Social networking company Facebook was charged by the United States Department of Housing and Urban Development (HUD) this Thursday. The charges are filed on the basis of violation done by the tech giant by using its advertisement tools to target specific ads at specific locations while depriving other locations from the required advertisements. It was found that the discrimination was done on the basis of sex, religion and country of a user.
An investigation was carried out in August, 2018 after a series of complaints that real estate agents, companies, and home sellers can put ads by filtering out from a wide range of categories. HUD Secretary Ben Carson said that it was found that Facebook was discriminating against people based upon who they are and where they live and they are still continuing to do the same thing. He also said, “Using a computer to limit a person’s housing choices can be just as discriminatory as slamming a door in someone’s face.”
Facebook’s address and the next course of action
Facebook’s went on to address the issue citing numerous changes they did last year to prevent this practice. The company released a statement saying that they had abolished more than a thousand options that could be used for inappropriate causes by several miscreants. Facebook also stopped the practice of publishing ads on the basis of age, gender, or zip code to a complete extent as part of a settlement with various civil rights groups. The company said, our recent agreements with the National Fair Housing Alliance, ACLU and many others for providing fair display of ads related to housing, credit and employment showcases our intention. The company also went on to say that they were eager to find a solution sitting with HUD, but they were adamant on having access to our sensitive information which includes user data and privacy information. A spokesperson from Facebook said, “We’re disappointed by today’s developments, but we’ll continue working with civil rights experts on these issues.”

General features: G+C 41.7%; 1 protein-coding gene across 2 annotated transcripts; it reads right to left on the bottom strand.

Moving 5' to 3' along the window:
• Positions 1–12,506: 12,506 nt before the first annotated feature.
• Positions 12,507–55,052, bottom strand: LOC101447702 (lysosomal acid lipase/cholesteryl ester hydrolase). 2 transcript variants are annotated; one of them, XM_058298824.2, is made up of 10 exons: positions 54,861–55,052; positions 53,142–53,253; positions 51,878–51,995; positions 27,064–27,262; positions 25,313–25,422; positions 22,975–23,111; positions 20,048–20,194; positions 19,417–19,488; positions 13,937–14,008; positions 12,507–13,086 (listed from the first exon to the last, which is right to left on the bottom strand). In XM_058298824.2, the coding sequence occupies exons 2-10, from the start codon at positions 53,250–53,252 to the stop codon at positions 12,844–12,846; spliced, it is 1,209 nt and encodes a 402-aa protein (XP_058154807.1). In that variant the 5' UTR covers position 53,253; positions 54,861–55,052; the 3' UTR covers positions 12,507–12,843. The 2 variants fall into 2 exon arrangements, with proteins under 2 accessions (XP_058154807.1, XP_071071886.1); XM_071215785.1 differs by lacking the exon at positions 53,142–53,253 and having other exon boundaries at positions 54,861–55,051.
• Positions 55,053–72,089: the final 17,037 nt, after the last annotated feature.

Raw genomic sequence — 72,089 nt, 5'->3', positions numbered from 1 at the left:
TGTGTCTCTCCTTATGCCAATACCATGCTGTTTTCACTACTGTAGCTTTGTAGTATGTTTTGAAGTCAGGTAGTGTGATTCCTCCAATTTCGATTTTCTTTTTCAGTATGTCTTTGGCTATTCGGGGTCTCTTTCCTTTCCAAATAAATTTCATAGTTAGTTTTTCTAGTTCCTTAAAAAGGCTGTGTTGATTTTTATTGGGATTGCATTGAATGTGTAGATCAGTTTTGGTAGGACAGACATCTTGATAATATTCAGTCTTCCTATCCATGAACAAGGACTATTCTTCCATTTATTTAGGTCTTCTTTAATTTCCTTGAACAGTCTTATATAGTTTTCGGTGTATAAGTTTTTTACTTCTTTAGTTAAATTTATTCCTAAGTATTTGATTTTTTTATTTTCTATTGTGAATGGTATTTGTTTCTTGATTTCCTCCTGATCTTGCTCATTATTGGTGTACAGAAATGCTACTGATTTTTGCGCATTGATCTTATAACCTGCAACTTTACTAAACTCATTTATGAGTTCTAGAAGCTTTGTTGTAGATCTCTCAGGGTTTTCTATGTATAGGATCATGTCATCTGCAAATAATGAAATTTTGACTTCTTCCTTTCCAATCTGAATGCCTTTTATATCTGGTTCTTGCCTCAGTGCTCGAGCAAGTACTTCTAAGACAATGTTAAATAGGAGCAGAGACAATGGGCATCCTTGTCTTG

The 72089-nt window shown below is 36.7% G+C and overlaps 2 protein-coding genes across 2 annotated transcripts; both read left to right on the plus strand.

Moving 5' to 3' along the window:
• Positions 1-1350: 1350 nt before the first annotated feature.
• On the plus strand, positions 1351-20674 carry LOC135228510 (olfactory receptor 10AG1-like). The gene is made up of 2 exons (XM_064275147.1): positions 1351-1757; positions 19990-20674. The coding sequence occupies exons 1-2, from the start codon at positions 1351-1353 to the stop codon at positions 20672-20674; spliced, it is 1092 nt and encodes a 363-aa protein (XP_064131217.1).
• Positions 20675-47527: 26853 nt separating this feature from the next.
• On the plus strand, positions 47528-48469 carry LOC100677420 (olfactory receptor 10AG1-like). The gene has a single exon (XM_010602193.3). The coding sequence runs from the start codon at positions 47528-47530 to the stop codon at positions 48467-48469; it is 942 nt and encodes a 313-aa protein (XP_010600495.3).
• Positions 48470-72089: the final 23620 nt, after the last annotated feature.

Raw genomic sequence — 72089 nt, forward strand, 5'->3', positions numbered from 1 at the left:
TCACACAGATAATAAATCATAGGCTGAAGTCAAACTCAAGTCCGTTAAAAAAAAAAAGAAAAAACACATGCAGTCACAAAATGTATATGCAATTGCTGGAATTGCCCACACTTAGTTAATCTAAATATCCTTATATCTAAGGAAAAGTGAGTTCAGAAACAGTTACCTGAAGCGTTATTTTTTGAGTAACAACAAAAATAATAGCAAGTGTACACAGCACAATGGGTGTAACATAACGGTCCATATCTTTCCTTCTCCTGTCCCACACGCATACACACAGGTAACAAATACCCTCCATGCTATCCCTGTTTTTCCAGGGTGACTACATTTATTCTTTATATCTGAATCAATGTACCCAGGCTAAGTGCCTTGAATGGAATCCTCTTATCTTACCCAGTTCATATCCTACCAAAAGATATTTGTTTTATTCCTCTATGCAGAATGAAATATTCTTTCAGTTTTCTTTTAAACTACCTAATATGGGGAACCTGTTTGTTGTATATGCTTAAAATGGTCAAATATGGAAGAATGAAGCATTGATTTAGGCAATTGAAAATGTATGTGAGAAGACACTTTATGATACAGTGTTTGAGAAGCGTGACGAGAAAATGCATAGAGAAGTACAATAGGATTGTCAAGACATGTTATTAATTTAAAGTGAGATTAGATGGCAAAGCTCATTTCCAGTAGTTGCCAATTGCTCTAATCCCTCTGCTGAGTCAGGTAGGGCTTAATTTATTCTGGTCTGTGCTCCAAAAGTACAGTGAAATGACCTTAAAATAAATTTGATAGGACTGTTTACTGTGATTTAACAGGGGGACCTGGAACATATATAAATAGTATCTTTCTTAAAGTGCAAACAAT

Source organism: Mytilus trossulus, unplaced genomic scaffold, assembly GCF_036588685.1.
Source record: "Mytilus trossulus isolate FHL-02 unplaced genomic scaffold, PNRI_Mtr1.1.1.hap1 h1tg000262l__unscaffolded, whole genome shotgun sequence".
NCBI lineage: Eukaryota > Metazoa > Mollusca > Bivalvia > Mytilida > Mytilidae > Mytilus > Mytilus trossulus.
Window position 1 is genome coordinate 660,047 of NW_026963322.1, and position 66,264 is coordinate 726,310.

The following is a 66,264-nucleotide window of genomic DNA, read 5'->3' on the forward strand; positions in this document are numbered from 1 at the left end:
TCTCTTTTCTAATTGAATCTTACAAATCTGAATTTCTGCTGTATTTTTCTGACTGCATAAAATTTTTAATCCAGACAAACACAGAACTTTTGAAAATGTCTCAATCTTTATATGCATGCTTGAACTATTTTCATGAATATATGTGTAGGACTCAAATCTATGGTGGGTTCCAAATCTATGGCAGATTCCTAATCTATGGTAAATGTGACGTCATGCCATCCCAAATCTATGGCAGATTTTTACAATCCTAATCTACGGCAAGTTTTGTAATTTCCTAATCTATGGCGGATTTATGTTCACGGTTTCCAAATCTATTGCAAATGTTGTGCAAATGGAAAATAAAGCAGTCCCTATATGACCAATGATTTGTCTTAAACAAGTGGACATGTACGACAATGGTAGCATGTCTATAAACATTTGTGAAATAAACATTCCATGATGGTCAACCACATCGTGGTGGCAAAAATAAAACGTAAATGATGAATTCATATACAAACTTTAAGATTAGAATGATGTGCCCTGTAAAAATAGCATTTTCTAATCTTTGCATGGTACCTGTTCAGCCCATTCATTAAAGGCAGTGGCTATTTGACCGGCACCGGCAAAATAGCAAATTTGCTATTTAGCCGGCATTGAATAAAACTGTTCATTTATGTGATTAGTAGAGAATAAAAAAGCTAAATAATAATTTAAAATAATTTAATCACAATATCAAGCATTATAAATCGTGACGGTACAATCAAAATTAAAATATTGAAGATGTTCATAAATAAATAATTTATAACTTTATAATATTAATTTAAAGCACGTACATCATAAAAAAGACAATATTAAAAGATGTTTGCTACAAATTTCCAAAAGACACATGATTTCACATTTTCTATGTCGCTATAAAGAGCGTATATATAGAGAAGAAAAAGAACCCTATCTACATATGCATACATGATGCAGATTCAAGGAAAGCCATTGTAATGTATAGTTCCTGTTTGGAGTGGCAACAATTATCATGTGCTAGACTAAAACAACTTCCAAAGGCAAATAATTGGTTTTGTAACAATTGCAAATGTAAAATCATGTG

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It seems like the company is in a mood to work out the issues of non reaching to a unanimity. The recent agreement with ACLU, Golden LLP and others can be seen as an effort to prevent itself from legal troubles which are following the company from the past few years. HUD General Counsel Paul Compton said, “ Even as we confront new technologies, the fair housing laws enacted over half a century ago remain clear as discrimination in housing related advertising is against the law”. He also said that they understand the fact that advertising nowadays is a complex process but it can not stop us from exempting big companies since they are big.
In a nutshell, Facebook needs to follow the rules which are being laid down for everyone. The recent developments are a positive sign that improvement in the privacy and digital equality are slowly but justifiably on the right track.